Around the SEC: Croom earns his raise at Mississippi State

Wednesday, June 25, 2008 at 2:10am
Mississippi State gave Sylvester Croom a big raise this year. SECSports.com

Let’s be honest. Not every Southeastern Conference school has a football coach that fans and alumni can be proud to call their own.

Big money is being thrown around these days at coaches who arrive under less than admirable circumstances. Sometimes, it’s disgusting to observe.

Something good happened in the SEC recently, however, when Mississippi State presented Coach Sylvester Croom with a four-year contract extension that runs through the 2011 season.

Croom, who guided the surprising Bulldogs to an 8-5 record last year, will now receive $1.7 million in 2008, a 74-percent increase over what he took home in 2007.

Hats off to Mississippi State. Croom is not only reviving a lifeless program, he is, by all accounts, going about his business in a respectable way and seems committed to the task at hand. He’s not likely to slink off to another job in the darkness of night for a few more bucks.

You have to feel good for Croom, who was passed over the head coaching job at Alabama (his alma mater) in 2003 when he should have been hired and received a hero’s welcome home. Shortly thereafter, he became the first African-American head coach in SEC history when he took over at Mississippi State.

The Bulldogs are now competitive and command respect. Think of where this program was just a few short years ago in both categories, and it’s easy to understand why so many cheer for Croom.

“We’ve come a long way in the last four years in terms of making a commitment of making a championship program and doing things the right way,” he told the Jackson Clarion-Ledger after receiving the contract extension. “We’re not where some of the other schools are, but I think we’ve made a huge, huge improvement and I am totally satisfied with the financial package for myself and for my assistant coaches as well, and the commitment that the university has made.”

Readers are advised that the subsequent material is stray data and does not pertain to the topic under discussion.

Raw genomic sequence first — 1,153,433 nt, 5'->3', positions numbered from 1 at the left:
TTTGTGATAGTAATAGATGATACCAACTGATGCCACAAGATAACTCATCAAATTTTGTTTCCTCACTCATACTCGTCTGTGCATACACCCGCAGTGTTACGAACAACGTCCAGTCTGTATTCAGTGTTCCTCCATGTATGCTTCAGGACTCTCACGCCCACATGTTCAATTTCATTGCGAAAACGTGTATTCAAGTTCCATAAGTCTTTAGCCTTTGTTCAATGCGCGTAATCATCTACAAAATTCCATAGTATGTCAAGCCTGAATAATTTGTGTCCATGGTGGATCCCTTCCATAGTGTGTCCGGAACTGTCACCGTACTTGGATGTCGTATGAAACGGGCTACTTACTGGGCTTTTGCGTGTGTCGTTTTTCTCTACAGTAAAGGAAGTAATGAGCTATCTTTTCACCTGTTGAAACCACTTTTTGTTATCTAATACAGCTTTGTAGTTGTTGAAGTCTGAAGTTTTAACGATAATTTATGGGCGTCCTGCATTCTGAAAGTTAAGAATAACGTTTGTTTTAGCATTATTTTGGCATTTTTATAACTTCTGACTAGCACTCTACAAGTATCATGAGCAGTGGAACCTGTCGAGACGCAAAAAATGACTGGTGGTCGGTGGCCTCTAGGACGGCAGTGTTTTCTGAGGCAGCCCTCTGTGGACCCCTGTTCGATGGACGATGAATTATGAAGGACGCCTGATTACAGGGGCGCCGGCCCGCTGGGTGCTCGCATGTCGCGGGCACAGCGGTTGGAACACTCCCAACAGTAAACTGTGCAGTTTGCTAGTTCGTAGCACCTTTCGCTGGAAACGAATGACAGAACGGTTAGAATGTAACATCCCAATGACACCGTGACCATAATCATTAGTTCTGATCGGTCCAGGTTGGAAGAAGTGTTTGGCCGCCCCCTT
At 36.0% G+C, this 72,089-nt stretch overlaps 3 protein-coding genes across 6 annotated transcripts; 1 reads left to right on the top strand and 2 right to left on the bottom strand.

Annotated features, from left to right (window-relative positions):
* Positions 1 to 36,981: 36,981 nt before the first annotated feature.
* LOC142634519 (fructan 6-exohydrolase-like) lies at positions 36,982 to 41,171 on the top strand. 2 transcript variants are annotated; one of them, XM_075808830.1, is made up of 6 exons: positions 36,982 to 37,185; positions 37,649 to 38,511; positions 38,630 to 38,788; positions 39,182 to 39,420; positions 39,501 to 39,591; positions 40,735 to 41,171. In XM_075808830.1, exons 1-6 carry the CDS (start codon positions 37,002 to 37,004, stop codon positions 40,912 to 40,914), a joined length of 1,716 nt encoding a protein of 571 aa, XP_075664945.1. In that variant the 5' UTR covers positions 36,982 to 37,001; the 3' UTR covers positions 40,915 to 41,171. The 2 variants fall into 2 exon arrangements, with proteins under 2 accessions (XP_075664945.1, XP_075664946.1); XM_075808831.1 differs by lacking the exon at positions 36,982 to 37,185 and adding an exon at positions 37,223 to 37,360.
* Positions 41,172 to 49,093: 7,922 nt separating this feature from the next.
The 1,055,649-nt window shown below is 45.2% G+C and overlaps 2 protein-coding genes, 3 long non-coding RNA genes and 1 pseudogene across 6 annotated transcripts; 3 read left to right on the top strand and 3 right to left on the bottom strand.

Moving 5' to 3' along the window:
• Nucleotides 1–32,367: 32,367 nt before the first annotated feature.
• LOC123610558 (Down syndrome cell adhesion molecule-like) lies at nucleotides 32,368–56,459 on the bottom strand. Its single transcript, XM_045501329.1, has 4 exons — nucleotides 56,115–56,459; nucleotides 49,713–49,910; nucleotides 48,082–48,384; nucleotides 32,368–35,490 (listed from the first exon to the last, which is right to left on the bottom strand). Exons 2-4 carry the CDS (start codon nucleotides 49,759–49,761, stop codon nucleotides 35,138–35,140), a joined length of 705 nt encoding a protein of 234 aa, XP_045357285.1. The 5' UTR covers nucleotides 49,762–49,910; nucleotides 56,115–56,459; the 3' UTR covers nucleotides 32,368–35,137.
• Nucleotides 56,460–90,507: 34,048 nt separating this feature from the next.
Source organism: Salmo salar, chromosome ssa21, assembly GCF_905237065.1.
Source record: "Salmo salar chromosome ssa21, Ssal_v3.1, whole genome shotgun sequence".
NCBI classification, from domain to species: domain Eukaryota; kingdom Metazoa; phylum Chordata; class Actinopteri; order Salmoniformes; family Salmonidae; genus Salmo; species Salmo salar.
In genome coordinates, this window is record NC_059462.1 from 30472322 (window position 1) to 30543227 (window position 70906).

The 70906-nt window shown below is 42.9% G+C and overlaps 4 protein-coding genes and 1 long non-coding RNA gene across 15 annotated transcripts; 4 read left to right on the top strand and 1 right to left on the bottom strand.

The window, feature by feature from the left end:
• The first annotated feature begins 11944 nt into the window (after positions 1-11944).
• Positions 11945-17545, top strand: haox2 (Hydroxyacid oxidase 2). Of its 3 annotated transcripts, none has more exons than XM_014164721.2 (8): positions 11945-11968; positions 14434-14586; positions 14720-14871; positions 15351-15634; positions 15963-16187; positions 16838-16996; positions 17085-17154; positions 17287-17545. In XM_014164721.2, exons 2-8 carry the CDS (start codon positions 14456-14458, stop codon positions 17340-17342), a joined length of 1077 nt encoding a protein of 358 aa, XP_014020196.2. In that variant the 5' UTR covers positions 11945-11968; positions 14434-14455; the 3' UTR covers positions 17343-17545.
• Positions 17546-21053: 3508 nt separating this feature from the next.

Despite his salary raise, Croom still ranks only ninth in the SEC in annual pay. His recent bump in pay pushed him ahead of Kentucky’s Rich Brooks.

On a related note, a December report by the USA Today revealed that the average salary for a Division I football coach topped $1 million for the first time last season. In 1999, only five coaches received $1 million or more per year.

ALL BARK: The Atlanta Journal-Constitution noted this week that there have rarely been better days than these for University of Georgia athletics.

The Bulldogs baseball team is currently competing for the College World series title. The men’s basketball team came out of nowhere in March to win the SEC Tournament and gain an automatic NCAA Tournament bid. The football team capped an 11-2 season in January with a beatdown of Hawaii in the Sugar Bowl.

All told, UGA’s various teams have 11 top-10 finishes during this academic calendar season.

Don’t look now, but many are pegging Georgia to be the nation’s No. 1 football team this coming season.

HARD TIMES: It hasn't been a good week for the football program at Alabama.